- Stop bleeding by pressing a clean, soft cloth against the wound for a few minutes. If the wound is bleeding a lot, you’ll need to hold pressure for longer (sometimes up to 15 minutes). If the wound is small, the bleeding should stop in a few minutes as the blood’s clotting factors do their work to seal the wound.
- As you keep the pressure on and the wound, avoid the urge to peek. Lifting the bandage may start the bleeding again.
- Clean the wound. Run warm water over the cut for 5 minutes. Then use soap to gently wash the skin around the cut or scrape thoroughly. If there’s dirt or debris in the wound (like gravel from a scrape), remove it if you can — a soft, damp cloth can help. Cleaning the wound helps get infection-causing bacteria out of the injured area. If you can’t get all the dirt out, call your doctor’s office.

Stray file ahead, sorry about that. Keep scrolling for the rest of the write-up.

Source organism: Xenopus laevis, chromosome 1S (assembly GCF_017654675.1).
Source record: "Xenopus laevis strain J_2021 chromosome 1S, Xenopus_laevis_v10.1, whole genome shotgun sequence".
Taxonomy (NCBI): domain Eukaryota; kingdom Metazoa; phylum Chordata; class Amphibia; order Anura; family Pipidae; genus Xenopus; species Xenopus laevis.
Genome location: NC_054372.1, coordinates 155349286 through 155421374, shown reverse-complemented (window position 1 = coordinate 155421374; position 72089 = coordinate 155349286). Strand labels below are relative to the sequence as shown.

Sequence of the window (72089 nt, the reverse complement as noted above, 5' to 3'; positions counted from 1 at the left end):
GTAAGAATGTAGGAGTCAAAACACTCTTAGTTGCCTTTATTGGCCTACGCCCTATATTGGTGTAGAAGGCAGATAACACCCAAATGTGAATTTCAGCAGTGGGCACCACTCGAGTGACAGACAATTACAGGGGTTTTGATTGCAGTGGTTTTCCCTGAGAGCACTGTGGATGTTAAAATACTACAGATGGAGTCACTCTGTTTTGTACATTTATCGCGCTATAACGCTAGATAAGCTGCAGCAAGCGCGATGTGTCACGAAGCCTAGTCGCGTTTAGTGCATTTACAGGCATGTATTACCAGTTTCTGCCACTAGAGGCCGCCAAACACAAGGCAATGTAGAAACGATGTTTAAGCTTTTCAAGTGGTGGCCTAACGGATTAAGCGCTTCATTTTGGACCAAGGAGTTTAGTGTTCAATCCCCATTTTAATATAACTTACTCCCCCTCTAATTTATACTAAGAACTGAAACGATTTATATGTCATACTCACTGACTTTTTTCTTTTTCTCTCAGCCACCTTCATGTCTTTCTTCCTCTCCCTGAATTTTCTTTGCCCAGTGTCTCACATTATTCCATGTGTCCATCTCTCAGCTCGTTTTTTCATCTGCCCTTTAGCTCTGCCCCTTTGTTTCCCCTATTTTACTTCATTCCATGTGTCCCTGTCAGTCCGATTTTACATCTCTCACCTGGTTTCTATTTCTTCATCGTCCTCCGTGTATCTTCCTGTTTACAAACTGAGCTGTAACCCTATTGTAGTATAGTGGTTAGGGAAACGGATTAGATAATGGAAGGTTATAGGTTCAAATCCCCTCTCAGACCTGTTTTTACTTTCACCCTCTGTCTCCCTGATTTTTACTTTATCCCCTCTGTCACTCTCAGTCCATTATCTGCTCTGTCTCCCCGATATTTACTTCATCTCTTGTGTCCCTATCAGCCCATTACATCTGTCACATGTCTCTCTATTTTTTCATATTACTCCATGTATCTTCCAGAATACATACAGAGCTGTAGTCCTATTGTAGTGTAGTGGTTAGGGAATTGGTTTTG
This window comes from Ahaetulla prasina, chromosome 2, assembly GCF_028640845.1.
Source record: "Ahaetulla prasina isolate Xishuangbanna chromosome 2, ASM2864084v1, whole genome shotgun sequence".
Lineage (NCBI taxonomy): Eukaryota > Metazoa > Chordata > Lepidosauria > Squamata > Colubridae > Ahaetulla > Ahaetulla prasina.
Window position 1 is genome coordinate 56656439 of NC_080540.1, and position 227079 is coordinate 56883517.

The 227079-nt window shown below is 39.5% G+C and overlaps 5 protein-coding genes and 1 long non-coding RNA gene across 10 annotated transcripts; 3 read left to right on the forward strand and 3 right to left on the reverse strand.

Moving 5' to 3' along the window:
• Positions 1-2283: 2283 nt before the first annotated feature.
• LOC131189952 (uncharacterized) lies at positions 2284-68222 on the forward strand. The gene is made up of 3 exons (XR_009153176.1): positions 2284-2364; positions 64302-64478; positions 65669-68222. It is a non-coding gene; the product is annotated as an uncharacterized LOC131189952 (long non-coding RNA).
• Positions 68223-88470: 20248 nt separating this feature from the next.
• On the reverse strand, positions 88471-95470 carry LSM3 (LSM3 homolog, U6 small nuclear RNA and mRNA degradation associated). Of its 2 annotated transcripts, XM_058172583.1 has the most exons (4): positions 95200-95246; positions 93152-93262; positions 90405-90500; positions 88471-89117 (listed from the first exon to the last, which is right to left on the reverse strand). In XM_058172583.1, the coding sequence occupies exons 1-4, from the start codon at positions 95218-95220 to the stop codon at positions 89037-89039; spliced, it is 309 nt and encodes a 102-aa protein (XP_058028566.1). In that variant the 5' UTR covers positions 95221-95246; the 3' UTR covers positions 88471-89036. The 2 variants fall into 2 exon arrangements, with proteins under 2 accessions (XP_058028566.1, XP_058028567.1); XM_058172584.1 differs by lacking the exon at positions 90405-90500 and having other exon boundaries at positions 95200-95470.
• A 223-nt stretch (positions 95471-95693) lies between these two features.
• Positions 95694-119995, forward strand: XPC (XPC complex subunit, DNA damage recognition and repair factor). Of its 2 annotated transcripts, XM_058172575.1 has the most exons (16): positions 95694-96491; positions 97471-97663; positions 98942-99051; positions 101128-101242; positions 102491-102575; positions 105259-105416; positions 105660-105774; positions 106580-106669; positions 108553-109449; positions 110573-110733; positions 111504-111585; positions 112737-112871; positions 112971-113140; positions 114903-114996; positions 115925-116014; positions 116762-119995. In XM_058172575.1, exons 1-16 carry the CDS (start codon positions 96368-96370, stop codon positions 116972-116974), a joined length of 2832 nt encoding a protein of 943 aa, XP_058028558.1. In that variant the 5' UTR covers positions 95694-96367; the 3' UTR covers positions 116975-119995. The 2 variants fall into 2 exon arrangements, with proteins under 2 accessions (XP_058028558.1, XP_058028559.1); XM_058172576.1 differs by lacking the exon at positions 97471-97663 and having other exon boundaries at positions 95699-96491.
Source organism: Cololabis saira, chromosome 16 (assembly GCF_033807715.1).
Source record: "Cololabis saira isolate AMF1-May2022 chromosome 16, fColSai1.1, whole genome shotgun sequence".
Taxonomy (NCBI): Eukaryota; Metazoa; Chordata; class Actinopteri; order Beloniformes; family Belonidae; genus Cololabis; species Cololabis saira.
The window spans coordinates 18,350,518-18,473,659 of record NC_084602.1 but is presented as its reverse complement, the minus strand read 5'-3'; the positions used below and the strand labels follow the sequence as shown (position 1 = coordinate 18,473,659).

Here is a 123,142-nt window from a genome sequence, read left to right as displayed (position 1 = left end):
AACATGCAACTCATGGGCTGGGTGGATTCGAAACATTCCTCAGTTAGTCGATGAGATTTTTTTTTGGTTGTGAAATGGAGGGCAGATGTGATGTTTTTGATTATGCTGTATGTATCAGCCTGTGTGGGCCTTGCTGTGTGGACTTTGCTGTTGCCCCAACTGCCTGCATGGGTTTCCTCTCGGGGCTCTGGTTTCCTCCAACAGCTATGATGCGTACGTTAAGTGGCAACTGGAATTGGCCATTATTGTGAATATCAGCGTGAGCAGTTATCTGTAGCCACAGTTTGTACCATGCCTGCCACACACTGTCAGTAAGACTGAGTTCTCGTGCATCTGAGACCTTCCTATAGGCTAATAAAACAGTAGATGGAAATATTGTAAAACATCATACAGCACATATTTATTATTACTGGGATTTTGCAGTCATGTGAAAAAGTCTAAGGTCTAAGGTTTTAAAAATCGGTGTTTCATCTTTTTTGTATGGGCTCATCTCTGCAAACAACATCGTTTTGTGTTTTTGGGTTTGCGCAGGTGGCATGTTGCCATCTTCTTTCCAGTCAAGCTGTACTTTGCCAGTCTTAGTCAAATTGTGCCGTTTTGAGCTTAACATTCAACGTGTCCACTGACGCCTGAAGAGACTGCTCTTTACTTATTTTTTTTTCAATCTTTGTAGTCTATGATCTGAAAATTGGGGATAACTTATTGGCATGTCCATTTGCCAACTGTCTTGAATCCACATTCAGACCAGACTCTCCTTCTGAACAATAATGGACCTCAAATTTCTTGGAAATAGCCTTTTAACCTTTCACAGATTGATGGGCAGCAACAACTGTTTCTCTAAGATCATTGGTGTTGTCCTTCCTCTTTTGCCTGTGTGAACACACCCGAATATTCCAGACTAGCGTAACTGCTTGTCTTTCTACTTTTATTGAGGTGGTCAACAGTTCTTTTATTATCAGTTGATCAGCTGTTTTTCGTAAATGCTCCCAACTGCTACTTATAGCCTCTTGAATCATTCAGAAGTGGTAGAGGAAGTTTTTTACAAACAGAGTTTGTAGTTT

- Dry the area lightly and put a light layer of an antiseptic cream or spray on the cut to kill germs.
- Cover the wound with gauze or other type of bandage. A bandage helps prevent germs from getting into the wound and causing an infection. If the bandage gets wet or dirty, change it right away.
- Each day take off the bandage and gently wash the injury. Watch for signs of infection.
To prevent infection and reduce scarring, don’t pick at the scab or skin around the wound.